Fast recovery of money in construction contracts
In November 2011 I uploaded a power point presentation that I had presented to clients concerning the key changes that had been made in 2009 legislation amending the Construction Act. To read these slides please follow this link
I was in 2011 of the opinion that the most significant change was the consequences where a party failed to respond to a Default Payment Notice; in such situation the amount claimed was the amount due – no argument, no defence, it had to be paid.
In 2013 I wrote about having just completed an adjudication based on this new law. No response to a Default Payment Notice had been given and Responding Party simply paid all of what we requested within the adjudication – no argument, no defence, it had to be paid. To read this post follow this link.
The law on this point really was in our opinion quite straightforward. In the right circumstances the changes to the Construction Act could be used to gain maximum advantage – secure full payment on what was basically a technicality. There was no need to request a valuation of the account or indeed even submit paperwork to enable a valuation – just demand payment of what was due under the contract. As our friendly meerkat would say “simples”.
In early 2014 ago a client was confronted with a threat of a winding up petition on the basis that they had not responded to a Default Payment Notice; “pay now” screamed the solicitor on the other side or risk your client being wound up (the legitimacy of abusing the insolvency legislation to recover debts is not something that I advocate as it usually ends in tears- but a story for another day!). The solicitor on the otherside referred me to the case of R & S Fire and Security Services Limited v Fire Defence which he said was authority for the proposition that absent a response to a Default Payment Notice the amount claimed was due. I had not read the said case previously and so duly considered what was put to me thinking that the solicitor on the otherside must be very clever indeed – only he wasn’t. Whilst R & S did support such proposition it did not prevent a set-off being applied pursuant to insolvency legislation – the fact that my client had not responded to a Default Payment Notice did not in the particular circumstance mean that the payment was due (an argument I have now used on more than one occasion when clients have been threatened with insolvency legislation). In addition I suggested to the solicitor that he may want to actually read the contract because in fact the payment to his client had not even fallen as due!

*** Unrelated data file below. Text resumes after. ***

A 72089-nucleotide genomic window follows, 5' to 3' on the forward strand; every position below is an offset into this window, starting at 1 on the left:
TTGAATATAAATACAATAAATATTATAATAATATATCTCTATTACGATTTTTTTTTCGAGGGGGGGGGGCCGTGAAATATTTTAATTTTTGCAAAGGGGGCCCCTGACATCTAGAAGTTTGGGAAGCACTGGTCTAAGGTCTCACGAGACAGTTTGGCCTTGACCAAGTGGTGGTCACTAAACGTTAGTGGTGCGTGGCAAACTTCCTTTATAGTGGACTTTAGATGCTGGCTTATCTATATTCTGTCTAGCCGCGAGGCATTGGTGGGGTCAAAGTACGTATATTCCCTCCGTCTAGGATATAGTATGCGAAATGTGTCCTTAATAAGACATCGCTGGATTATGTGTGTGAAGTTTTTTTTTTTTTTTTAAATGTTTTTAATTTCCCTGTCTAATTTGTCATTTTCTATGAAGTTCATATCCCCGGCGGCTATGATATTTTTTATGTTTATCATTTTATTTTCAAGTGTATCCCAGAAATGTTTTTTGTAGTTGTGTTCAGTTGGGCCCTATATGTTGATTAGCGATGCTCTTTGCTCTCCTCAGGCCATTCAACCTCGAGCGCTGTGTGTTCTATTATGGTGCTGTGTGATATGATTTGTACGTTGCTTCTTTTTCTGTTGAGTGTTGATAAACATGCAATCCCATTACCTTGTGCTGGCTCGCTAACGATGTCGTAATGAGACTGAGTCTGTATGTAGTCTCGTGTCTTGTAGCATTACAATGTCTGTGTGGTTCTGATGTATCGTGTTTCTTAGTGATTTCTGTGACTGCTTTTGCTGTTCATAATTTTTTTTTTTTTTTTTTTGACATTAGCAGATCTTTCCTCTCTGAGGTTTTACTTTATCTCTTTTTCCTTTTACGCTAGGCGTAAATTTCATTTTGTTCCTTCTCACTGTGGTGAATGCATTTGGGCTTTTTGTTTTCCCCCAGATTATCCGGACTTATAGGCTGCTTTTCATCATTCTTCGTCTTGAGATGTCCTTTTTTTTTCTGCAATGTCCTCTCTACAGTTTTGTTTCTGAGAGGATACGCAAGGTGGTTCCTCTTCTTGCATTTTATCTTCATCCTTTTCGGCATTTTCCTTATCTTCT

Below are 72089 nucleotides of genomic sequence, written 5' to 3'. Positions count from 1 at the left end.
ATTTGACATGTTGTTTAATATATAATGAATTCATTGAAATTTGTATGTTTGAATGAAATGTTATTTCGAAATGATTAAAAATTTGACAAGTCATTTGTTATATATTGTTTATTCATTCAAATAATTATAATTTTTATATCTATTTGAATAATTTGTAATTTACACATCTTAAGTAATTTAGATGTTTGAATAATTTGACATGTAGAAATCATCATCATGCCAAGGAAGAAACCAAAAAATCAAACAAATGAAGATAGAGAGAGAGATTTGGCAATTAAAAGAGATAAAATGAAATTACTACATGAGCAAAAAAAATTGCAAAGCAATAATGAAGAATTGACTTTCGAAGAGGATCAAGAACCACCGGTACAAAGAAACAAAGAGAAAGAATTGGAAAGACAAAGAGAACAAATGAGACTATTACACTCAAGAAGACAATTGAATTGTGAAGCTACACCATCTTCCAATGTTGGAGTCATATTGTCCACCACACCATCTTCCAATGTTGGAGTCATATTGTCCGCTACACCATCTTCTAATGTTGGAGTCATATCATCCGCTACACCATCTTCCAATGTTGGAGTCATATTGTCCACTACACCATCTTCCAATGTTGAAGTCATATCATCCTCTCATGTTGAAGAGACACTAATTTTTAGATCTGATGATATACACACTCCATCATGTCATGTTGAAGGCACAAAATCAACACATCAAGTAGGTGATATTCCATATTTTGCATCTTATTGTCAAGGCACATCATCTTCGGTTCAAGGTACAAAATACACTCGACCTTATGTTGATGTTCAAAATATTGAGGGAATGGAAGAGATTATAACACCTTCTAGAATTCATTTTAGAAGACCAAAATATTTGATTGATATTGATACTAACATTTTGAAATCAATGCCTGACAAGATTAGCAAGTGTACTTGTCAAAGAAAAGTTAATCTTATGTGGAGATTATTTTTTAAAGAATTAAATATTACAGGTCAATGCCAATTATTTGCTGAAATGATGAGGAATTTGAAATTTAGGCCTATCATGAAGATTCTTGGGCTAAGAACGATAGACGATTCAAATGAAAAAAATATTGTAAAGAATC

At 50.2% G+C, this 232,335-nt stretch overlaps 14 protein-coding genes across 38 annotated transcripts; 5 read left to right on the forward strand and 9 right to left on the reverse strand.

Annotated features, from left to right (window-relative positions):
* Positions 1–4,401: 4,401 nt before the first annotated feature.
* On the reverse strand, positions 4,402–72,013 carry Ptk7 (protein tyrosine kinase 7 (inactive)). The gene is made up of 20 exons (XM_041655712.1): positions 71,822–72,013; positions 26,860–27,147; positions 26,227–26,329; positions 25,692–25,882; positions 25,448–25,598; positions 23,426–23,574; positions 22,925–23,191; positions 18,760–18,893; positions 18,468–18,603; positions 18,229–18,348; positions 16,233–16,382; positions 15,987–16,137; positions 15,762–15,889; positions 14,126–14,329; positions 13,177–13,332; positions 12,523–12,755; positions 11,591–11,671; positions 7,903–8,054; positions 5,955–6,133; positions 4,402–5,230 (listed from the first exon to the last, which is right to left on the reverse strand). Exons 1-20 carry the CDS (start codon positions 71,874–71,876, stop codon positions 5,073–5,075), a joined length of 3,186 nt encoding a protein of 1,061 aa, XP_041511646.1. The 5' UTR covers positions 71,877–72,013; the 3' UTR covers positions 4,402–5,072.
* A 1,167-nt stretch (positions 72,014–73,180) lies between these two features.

But the arguments that I put forward in 2011 and repeated in 2013 remain very simple and good arguments when used properly. What was perhaps surprising was the amount of lawyers jumping to report upon the case of ISG Construction Limited v Seevic College[ 2014] EWCH 4007 (TCC) when Mr Justice Edwards-Stuart reaffirmed the principle that absent a Payment Notice or Notice to Pay Less in response to a valid payment application submitted, the amount applied for in the interim application must be paid. I was conducting an adjudication in late December 2014 against a well known construction law firm when they sent me their newsletter referring to the above case. I was going to ask the question how could they therefore defend the current adjudication because in effect they would have to argue against themselves but I never had to – their client just conceded defeat.
Timing however is everything. The client came to me on the above adjudication and said that they thought they could succeed on a payment notice technicality. I looked at their papers and their construction contract and said to them that they may well succeed in such an adjudication in a months time, but not now. We simply deferred taking any action until such time as we knew we could succeed.
What amusement I had therefore in January 2015 when a different client presented me with a letter from another leading construction law firm telling them that they had failed to respond to Default Payment Notices and therefore if they did not pay they would be subjected to an adjudication. So again the first thing I ask of the client is to see their contract and details of the valuation. If the other side had actually bothered to read the contract before writing to my client they would have realised nothing yet was due – they should have kept quite and waited to see if my client did actually fail to respond to notices. The effect of the letter from said firm was to prompt my client into serving the requisite notices thereby ensuring that they had complied with their Construction Act requirements and that nothing was due – certainly not on a technicality. To be honest as I had some years previously drafted the contract terms of my client I doubted very much that they had fallen foul of their own contract and I suspected that in the other solicitor’s eagerness to impress his client he had written a letter without actually analysing whether what he was saying would stand up to scrutiny.
In given circumstances the 2009 Construction Act amendments that came into force in 2011 can be used to ensure prompt recovery of payment at minimal cost – i.e without the need for your account to be assessed by the adjudicator. Of course it does not prevent the otherside subsequently seeking a review of the account on a later valuation date and seeking repayment of any overpayment, but in my experience the dynamics of the case have totally changed at this point – he who holds the money is king.
In my opinion the law in this matter is very straightforward although too frequently I have seen lawyers get it wrong – perhaps too eager to impress their client or alternatively the matter is delegated to the most junior lawyer in the team. Should you have any queries on this subject matter then I would be delighted to assist.
Matthew Dillon, Principal, MJD Solicitors